Icelanders are afraid of two things at some stage of their lives. First, it’s Grýla—the baby-eating mother of the Yule Lads, and owner the Christmas Cat (some weird-ass combination of a giant cat and a wolf), which will also eat you if you don’t wear your finest clothes at Christmas. Þrándur þórarinsson captured the true essence of Grýla in a horrific painting that went viral some years ago and still gives me nightmares.
The other thing that we’re really afraid of is the “fifteen minutes of horror”—not to be mixed with the game “seven minutes in heaven,” where teenagers of the opposite sex go into a dark closet and do whatever it is teenagers do today. (Spoiler: they browse their phones until it’s over.)
When I was growing up, our national teams weren’t good at anything that involved balls. Although our handball teams were pretty decent, when it came to competing in smaller—dare I say, insignificant—tournaments, we were always fighting this weird curse.
During the “fifteen minutes of horror,” everything just goes sideways in the worst way possible. It didn’t really matter how well the team was doing in the game—we always waited for these dreadful fifteen minutes to come. It was like our beloved team became possessed by some kind of a sport version of Linda Blair.
This ghastly period would best be compared to a cheap ‘90s Disney movie, when everything goes wrong because of some snickering wizard and his crafty magic. But there was no trickery involved (I think!). We were just incompetent when it came to sport.
The only way to survive these terrible intervals was if the team had scored enough goals to have a secure lead before it happened. Even then, the other team would often gain a landslide of goals during these cursed minutes, and often there was no coming back.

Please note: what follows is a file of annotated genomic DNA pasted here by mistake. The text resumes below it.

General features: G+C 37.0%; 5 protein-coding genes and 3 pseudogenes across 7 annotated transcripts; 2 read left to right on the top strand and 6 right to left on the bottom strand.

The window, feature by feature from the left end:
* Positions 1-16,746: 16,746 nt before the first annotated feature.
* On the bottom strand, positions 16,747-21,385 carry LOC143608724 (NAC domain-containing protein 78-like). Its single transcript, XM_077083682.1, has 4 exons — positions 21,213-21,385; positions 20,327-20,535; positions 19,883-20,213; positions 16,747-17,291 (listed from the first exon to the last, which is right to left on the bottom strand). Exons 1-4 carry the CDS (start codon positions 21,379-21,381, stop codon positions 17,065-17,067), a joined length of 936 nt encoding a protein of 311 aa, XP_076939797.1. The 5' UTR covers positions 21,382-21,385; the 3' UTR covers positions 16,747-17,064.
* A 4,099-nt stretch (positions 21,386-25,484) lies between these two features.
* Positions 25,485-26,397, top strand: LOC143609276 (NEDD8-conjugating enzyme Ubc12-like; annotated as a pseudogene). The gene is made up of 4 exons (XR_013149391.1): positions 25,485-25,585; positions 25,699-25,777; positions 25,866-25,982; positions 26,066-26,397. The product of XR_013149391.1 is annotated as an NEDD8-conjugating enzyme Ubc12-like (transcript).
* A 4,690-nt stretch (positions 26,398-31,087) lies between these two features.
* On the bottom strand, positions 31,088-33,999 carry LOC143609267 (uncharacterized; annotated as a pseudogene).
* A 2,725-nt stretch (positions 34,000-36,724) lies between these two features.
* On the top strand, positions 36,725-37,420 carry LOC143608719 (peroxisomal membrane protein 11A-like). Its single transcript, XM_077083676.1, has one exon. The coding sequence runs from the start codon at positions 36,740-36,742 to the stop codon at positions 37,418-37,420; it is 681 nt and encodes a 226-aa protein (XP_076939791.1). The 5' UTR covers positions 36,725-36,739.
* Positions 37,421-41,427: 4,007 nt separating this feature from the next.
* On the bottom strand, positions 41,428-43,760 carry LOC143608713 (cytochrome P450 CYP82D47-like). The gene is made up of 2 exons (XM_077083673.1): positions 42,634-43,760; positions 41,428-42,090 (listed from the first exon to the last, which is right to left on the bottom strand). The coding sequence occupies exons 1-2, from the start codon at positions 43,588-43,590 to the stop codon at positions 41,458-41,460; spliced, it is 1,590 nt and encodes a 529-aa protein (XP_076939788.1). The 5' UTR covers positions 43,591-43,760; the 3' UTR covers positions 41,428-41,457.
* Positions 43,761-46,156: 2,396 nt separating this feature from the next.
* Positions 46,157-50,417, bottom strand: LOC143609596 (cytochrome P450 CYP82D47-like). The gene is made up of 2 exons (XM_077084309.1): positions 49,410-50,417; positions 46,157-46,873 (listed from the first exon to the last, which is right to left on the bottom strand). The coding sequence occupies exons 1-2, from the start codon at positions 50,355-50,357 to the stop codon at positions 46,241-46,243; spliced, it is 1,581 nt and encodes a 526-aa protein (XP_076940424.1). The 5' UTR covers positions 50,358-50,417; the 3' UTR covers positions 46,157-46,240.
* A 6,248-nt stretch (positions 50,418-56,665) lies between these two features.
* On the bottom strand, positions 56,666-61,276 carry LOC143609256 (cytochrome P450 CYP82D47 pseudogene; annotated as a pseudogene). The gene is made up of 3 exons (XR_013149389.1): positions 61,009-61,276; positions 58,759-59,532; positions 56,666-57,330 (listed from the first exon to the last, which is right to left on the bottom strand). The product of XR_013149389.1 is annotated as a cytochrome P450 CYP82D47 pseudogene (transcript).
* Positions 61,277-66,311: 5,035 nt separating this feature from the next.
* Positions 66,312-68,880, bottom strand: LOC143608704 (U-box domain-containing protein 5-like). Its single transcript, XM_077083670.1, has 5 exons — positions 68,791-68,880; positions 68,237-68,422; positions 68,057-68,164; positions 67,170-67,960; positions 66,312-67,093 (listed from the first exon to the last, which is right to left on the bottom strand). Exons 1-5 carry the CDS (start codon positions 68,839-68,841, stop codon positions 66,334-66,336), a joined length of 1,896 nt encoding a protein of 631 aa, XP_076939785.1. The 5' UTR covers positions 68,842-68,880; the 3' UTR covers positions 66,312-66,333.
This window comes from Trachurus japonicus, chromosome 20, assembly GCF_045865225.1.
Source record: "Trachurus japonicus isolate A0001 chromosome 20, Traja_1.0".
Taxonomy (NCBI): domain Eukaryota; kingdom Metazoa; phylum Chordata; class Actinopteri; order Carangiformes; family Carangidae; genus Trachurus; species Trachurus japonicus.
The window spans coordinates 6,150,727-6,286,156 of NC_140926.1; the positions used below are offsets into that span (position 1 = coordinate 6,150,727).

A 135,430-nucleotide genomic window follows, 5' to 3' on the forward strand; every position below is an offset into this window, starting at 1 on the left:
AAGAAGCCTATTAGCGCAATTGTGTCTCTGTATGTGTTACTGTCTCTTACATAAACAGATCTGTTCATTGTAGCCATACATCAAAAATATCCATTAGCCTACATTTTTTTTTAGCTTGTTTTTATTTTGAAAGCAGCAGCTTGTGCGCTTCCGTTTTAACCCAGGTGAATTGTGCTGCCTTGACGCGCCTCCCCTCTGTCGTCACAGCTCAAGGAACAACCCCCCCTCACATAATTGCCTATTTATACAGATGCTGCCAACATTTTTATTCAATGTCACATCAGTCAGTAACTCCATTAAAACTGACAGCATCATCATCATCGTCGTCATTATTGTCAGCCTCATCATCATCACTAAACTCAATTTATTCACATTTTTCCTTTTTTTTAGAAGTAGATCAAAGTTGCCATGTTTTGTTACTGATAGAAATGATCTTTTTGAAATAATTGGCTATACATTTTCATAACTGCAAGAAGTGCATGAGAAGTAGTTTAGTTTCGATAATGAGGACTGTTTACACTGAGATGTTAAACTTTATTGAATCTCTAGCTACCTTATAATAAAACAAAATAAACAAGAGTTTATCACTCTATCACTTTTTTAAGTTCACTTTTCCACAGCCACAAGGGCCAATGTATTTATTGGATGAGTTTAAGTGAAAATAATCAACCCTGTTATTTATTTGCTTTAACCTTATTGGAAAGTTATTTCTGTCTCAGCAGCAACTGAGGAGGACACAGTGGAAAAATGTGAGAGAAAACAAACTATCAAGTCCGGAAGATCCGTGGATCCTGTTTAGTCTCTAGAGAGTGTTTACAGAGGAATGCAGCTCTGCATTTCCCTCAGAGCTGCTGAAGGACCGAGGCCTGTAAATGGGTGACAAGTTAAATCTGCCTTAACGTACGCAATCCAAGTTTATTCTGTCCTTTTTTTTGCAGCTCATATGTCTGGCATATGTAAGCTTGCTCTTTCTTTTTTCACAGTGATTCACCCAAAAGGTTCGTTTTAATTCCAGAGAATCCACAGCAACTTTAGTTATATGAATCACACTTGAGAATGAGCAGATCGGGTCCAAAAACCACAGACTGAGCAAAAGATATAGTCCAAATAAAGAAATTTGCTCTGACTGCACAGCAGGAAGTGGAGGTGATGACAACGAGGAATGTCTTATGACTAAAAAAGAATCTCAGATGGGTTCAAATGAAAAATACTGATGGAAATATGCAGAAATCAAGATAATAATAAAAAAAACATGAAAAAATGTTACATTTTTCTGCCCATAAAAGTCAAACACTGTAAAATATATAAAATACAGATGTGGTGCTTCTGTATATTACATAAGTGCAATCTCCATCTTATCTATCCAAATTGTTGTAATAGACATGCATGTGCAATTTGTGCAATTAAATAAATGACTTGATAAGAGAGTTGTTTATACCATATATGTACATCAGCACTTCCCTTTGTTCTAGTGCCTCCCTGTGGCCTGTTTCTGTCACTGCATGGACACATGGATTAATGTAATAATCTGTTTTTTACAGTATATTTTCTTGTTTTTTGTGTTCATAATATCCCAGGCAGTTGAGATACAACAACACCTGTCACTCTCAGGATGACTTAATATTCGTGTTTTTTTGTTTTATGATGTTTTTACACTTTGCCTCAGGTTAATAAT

When I noticed that our football team was doing better than usual at Euro 2016, I still waited for the fifteen minutes of horror. After years of experience, I’d grown to expect any optimism to be crushed. I thought to myself—sure, they’re good, but can they survive these fifteen minutes?
In the first game, it never came. A pleasant surprise. But was the curse broken? Did someone finally sacrifice a middle-aged football bully that refuses to act appropriately for his age (you know the type, it’s the guy that paints his beard in the flags colours) to break the spell?
I wasn’t really sure
It wasn’t until we beat England that I dared believe we had broken the curse. Sport-Linda Blair had been exorcised (and the spirit, from the looks of it, flew straight into the souls of the English football team).
My theory is simple. It was the team’s lion hearts—and perhaps having some incredibly talented players, and coaches and a solid game-plan—that vanquished the curse. Nothing can beat passion (except, perhaps, the other team’s incredibly talented players and coaches and solid game-plan). And the Icelandic team is always the winner, because they fight with their hearts.
The Icelandic nation have already won. We got to the World Cup. We made sporting history in Iceland, and we have nothing more to prove. Now we’ll just watch our stressed-out opponents trying to control their nerves when they meet our team on the battlefield. They’re right to be nervous. We will smite those puny creatures.
And just remember, if this goes really sideways for us, we still have fifteen minutes—but instead of horror, it’s our fifteen minutes of fame.
You can also read the English, American, Brazilian and German perspectives on Iceland’s World Cup. Get yourself a Smite The World T-shirt here.
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